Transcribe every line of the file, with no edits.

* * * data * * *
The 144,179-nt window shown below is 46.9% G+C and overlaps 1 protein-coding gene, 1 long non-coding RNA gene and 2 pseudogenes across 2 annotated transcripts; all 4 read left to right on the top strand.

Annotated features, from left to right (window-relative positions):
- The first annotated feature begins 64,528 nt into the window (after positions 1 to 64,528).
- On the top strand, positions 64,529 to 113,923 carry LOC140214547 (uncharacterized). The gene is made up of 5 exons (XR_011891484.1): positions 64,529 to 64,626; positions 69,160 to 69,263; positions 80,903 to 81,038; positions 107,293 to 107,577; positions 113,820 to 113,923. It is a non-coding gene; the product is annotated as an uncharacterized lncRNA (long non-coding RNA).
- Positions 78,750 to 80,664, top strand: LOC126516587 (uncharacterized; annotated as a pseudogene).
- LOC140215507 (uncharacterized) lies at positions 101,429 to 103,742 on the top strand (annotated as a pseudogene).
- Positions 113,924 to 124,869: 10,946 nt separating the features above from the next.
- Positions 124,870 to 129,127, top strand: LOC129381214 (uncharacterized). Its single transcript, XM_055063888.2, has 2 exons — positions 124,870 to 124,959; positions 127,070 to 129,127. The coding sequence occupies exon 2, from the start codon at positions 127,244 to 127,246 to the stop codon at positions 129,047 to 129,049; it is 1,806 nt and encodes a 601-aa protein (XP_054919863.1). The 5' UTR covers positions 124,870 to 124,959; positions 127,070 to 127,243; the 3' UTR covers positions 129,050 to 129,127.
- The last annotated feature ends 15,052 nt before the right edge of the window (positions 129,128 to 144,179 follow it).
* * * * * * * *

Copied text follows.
The 144,179-nt window shown below is 46.9% G+C and overlaps 1 protein-coding gene, 1 long non-coding RNA gene and 2 pseudogenes across 2 annotated transcripts; all 4 read left to right on the top strand.

Annotated features, from left to right (window-relative positions):
- The first annotated feature begins 64,528 nt into the window (after positions 1 to 64,528).
- On the top strand, positions 64,529 to 113,923 carry LOC140214547 (uncharacterized). The gene is made up of 5 exons (XR_011891484.1): positions 64,529 to 64,626; positions 69,160 to 69,263; positions 80,903 to 81,038; positions 107,293 to 107,577; positions 113,820 to 113,923. It is a non-coding gene; the product is annotated as an uncharacterized lncRNA (long non-coding RNA).
- Positions 78,750 to 80,664, top strand: LOC126516587 (uncharacterized; annotated as a pseudogene).
- LOC140215507 (uncharacterized) lies at positions 101,429 to 103,742 on the top strand (annotated as a pseudogene).
- Positions 113,924 to 124,869: 10,946 nt separating the features above from the next.
- Positions 124,870 to 129,127, top strand: LOC129381214 (uncharacterized). Its single transcript, XM_055063888.2, has 2 exons — positions 124,870 to 124,959; positions 127,070 to 129,127. The coding sequence occupies exon 2, from the start codon at positions 127,244 to 127,246 to the stop codon at positions 129,047 to 129,049; it is 1,806 nt and encodes a 601-aa protein (XP_054919863.1). The 5' UTR covers positions 124,870 to 124,959; positions 127,070 to 127,243; the 3' UTR covers positions 129,050 to 129,127.
- The last annotated feature ends 15,052 nt before the right edge of the window (positions 129,128 to 144,179 follow it).